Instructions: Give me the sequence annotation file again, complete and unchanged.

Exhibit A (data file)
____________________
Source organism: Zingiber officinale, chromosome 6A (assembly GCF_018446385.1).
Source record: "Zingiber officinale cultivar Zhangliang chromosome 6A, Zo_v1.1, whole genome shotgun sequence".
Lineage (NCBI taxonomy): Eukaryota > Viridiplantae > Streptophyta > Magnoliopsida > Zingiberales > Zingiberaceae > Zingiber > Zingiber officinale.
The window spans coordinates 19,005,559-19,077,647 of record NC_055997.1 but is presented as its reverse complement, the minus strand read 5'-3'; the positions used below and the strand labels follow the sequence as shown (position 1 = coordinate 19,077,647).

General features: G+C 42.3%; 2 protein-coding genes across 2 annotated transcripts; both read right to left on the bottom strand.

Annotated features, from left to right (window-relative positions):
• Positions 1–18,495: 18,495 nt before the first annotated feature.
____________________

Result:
Source organism: Zingiber officinale, chromosome 6A (assembly GCF_018446385.1).
Source record: "Zingiber officinale cultivar Zhangliang chromosome 6A, Zo_v1.1, whole genome shotgun sequence".
Lineage (NCBI taxonomy): Eukaryota > Viridiplantae > Streptophyta > Magnoliopsida > Zingiberales > Zingiberaceae > Zingiber > Zingiber officinale.
The window spans coordinates 19,005,559-19,077,647 of record NC_055997.1 but is presented as its reverse complement, the minus strand read 5'-3'; the positions used below and the strand labels follow the sequence as shown (position 1 = coordinate 19,077,647).

General features: G+C 42.3%; 2 protein-coding genes across 2 annotated transcripts; both read right to left on the bottom strand.

Annotated features, from left to right (window-relative positions):
• Positions 1–18,495: 18,495 nt before the first annotated feature.